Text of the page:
President Barack Obama announced on Sunday that the mountain will be called Denali, its Koyukon Athabascan name, which means “the high one” or “the great one.” The peak plays a central role in their creation story.
Obama announced the name change for the tallest peak in North America the day before he headed to the Alaskan Artic for a three-day trip to promote combatting climate change, and address concerns of Alaska Native tribes, reported the New York Times. He’s the first sitting American president to visit the region.
The mountain came to be known as Mount McKinley after President William McKinley in 1896 when a gold prospector heard McKinley had won the Republican presidential nomination, and declared the tallest peak should be named after him to show support. The government formally recognized it as Mount McKinley in 1917, and efforts to change it began in Alaska in 1975, according to the New York Times.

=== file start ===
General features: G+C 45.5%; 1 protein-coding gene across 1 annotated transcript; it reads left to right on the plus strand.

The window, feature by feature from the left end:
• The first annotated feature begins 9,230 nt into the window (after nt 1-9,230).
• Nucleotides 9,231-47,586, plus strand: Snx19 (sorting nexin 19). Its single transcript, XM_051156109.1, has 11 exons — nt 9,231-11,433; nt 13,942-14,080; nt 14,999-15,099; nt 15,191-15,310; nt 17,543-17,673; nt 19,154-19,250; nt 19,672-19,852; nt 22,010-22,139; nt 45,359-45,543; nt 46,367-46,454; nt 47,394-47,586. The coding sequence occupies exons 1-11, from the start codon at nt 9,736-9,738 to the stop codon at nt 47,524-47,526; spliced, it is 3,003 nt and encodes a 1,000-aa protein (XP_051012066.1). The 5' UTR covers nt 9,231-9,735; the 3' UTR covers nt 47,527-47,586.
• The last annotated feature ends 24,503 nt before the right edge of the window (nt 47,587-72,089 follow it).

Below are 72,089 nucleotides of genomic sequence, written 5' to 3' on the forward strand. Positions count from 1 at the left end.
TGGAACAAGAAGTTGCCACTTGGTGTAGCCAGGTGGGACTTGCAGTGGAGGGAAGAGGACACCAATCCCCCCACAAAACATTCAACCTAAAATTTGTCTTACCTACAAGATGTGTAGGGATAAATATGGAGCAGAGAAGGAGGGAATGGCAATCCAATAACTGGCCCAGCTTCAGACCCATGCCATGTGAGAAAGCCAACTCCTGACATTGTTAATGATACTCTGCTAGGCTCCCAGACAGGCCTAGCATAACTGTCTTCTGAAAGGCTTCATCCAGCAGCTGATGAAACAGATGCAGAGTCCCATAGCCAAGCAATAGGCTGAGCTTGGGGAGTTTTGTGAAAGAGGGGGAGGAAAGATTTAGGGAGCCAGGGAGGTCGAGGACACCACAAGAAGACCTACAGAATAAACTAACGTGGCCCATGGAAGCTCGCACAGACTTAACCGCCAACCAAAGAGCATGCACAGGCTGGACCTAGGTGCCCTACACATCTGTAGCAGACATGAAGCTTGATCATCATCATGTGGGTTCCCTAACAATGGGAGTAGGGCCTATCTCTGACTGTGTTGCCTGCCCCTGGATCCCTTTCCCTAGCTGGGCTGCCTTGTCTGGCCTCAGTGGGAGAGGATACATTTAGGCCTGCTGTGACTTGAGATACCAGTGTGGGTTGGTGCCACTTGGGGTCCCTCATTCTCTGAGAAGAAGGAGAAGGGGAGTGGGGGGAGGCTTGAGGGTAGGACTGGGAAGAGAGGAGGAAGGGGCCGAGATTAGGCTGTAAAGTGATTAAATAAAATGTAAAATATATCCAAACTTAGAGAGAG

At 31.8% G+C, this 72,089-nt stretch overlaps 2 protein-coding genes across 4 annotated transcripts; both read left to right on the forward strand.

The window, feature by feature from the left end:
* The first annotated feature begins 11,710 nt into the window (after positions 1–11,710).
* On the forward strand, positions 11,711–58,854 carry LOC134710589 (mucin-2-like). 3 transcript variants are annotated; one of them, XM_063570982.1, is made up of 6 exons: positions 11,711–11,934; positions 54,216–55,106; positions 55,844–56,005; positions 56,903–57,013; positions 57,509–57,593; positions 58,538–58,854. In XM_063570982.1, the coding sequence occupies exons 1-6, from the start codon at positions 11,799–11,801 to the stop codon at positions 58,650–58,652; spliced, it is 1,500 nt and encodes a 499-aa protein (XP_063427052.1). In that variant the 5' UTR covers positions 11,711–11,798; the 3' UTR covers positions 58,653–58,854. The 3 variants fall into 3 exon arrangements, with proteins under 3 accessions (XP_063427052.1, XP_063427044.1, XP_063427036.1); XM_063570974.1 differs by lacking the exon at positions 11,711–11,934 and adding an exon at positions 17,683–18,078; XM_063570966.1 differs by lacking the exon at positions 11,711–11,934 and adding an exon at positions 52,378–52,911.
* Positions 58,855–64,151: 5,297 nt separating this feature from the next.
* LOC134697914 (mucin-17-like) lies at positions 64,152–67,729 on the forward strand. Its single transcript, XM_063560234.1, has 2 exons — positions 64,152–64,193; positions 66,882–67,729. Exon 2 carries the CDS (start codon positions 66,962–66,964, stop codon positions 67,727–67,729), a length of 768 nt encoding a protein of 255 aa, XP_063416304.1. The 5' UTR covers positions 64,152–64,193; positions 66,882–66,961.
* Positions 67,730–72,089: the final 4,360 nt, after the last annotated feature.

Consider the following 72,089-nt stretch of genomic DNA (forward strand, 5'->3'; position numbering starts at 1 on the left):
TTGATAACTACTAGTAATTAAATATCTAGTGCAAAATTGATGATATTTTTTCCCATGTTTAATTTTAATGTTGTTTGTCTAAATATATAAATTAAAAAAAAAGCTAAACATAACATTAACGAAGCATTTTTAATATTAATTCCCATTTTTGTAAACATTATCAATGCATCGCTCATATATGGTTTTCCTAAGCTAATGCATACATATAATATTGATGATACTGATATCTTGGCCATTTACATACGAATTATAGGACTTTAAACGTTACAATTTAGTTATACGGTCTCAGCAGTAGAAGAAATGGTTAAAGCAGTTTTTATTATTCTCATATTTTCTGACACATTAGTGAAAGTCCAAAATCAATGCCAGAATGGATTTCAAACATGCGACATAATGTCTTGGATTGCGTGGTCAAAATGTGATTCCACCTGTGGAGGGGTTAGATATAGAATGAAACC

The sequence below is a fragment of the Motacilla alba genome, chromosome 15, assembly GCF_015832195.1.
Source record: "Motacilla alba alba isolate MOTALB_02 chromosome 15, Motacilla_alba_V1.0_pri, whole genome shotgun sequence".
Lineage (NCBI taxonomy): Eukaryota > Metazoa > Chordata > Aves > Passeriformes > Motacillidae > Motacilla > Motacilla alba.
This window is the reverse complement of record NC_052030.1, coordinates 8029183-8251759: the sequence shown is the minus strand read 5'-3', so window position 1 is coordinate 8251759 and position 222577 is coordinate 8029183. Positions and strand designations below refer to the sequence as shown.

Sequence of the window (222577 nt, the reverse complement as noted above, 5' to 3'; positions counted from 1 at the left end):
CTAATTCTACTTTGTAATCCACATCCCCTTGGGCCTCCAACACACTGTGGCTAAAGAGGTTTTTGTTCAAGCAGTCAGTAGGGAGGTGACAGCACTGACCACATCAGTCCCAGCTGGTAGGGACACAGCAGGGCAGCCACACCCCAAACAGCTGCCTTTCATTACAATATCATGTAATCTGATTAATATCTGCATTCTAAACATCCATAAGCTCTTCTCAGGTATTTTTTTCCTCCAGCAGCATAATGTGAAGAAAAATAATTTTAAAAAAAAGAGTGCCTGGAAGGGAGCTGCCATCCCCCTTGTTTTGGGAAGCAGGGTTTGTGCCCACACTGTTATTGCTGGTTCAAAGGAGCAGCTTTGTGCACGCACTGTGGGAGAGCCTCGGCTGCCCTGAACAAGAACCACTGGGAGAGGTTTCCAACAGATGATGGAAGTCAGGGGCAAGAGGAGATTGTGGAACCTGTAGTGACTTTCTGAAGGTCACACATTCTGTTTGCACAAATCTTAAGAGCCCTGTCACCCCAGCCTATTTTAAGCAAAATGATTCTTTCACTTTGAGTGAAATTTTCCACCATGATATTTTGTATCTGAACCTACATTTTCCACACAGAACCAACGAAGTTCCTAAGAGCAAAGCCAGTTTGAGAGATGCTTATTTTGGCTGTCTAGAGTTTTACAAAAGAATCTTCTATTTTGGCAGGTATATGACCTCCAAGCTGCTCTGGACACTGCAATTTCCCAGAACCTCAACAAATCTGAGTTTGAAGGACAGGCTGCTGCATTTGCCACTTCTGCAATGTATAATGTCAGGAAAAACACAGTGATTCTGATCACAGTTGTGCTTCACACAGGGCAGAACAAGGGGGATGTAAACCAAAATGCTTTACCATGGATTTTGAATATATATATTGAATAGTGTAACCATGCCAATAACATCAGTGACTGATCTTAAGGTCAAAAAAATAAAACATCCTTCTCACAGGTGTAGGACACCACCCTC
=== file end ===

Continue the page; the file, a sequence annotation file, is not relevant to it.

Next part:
This has been a long time coming for those who have been fighting for the name change. Like the Alaska Dispatch News reported, the story was always the same in D.C., Alaska legislators would file bills to change the name, and someone from Ohio—McKinley’s home state—would file legislation to block the change.
As not much of a compromise, in 1980, the national park surrounding the mountain was named Denali National Park and Preserve, but the Mount McKinley name remained.
“I think for people like myself that have known the mountain as Denali for years and certainly for Alaskans, it’s something that’s been a long time coming,” Interior Secretary Sally Jewell, who signed the order for the name change, told Alaska Dispatch News Sunday.
One of those long-time supporters is Sen. Lisa Murkowski (R-Alaska), who introduced legislation in January to get the peak renamed, but again Ohio lawmakers tried to block it. She posted a video to YouTube Sunday, applauding Obama’s decision to change the name.
“For generations, Alaskans have known this majestic mountain as ‘the great one,’” she said in the video, appearing in front of the snow-topped mountain. “I’d like to thank the president for working with us to achieve this significant change to show honor, respect and gratitude to the Athabascan people of Alaska.”